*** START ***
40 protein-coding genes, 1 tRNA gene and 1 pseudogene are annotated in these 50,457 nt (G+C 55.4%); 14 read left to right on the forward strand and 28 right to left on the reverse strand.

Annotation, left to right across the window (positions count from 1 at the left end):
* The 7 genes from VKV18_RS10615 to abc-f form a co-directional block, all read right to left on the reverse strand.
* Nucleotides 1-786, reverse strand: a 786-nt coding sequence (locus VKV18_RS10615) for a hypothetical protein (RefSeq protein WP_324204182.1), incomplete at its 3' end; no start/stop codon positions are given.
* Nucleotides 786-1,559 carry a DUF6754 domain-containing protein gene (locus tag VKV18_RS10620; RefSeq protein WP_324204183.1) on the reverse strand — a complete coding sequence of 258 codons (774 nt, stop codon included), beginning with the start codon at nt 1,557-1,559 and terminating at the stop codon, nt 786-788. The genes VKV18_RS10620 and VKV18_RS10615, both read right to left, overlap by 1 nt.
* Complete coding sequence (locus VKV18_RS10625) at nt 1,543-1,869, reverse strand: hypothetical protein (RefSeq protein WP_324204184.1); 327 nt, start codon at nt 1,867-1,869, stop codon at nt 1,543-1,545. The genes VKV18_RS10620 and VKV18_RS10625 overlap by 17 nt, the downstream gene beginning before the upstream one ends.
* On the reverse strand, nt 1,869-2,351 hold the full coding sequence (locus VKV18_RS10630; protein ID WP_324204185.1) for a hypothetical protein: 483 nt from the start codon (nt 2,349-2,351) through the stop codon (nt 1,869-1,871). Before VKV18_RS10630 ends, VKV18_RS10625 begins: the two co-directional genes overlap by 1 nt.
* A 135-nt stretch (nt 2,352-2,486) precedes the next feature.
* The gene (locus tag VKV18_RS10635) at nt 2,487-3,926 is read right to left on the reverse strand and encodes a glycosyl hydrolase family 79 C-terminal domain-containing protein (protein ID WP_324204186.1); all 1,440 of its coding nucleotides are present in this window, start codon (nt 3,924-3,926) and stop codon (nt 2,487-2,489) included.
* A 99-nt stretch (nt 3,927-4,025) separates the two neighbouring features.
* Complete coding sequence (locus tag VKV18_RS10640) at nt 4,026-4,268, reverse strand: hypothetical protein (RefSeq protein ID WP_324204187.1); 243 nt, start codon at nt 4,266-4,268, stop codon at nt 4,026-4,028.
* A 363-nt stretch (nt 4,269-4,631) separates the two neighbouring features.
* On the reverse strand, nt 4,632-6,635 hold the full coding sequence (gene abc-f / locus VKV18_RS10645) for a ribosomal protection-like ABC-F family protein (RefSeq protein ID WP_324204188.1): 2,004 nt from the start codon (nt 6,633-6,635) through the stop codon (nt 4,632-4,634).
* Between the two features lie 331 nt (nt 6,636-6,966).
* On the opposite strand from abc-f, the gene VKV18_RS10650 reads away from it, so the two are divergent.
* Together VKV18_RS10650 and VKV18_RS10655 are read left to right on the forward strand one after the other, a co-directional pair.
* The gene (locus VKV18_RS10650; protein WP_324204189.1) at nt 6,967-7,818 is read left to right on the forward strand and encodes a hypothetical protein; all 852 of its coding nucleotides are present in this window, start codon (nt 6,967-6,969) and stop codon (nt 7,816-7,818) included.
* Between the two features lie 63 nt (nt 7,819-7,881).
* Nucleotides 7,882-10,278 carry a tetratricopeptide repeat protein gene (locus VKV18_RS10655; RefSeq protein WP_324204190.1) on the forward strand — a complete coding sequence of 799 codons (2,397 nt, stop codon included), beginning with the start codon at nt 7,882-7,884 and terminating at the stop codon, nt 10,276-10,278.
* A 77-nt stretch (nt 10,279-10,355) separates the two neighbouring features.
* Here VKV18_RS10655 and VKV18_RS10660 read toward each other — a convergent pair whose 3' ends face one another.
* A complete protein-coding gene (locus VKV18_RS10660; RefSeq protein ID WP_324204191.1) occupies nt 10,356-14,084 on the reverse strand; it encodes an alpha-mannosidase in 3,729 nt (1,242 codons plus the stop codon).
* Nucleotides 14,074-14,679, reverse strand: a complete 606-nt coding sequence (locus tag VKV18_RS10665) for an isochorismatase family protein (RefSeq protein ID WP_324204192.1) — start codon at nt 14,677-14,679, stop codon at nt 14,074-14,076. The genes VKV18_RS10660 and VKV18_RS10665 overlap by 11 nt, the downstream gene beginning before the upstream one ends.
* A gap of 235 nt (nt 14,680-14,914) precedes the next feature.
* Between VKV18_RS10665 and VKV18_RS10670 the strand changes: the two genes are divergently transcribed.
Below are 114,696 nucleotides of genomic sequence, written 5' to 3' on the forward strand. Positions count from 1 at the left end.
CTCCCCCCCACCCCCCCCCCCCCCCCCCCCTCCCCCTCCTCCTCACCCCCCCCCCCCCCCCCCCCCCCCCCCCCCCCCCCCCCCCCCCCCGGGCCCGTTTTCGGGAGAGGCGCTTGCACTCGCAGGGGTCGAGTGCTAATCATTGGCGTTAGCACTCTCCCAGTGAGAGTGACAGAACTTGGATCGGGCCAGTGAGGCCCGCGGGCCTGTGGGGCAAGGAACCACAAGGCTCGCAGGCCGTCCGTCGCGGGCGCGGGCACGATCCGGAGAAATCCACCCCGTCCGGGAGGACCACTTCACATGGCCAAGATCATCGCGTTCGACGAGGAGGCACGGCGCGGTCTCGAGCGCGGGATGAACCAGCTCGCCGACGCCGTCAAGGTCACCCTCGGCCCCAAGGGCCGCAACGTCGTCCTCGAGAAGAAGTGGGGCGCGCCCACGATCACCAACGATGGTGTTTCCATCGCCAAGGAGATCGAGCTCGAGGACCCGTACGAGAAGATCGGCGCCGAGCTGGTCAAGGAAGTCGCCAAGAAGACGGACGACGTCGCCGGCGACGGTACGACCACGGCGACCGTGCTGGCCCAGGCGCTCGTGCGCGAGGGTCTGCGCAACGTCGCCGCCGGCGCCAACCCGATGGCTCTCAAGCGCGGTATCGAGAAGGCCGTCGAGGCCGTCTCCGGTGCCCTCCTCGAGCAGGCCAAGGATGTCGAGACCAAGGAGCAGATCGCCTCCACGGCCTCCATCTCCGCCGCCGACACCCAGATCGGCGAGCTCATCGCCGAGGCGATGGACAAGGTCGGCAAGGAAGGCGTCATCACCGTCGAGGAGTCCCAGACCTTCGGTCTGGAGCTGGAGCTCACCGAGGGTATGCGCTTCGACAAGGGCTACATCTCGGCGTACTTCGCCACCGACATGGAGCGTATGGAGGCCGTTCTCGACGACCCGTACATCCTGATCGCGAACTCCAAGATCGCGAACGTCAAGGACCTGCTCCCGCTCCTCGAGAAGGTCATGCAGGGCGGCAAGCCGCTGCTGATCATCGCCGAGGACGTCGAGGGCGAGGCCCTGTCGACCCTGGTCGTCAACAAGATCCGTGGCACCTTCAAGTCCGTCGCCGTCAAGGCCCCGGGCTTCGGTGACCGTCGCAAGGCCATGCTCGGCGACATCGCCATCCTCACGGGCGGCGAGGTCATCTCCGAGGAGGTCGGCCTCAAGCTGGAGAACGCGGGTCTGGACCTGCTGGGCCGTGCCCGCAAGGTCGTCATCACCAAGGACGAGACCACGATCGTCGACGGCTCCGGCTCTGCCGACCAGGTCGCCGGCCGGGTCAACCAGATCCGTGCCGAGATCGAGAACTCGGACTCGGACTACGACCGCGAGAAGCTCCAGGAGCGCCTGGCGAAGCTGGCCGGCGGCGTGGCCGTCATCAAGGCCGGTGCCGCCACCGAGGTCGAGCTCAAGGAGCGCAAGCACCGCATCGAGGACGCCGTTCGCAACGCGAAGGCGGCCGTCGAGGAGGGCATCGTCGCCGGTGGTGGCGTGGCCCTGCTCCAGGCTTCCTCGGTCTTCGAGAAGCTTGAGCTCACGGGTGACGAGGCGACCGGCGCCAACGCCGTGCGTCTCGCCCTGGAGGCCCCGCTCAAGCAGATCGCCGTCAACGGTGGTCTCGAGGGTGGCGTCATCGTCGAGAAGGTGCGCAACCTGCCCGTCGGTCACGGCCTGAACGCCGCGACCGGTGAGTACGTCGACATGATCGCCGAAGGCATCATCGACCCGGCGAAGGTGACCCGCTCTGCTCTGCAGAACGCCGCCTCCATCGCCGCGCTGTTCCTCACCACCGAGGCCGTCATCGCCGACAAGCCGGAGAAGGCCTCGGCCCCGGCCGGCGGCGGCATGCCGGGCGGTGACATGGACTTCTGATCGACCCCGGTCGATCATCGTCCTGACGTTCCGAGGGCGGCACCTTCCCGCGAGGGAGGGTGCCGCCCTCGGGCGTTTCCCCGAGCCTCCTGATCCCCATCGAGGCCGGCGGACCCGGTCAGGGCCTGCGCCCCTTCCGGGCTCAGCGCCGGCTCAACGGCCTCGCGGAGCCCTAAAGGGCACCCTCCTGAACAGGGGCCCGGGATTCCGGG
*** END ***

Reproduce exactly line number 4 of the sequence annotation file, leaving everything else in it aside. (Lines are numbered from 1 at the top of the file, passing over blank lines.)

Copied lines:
* Nucleotides 1-786, reverse strand: a 786-nt coding sequence (locus VKV18_RS10615) for a hypothetical protein (RefSeq protein WP_324204182.1), incomplete at its 3' end; no start/stop codon positions are given.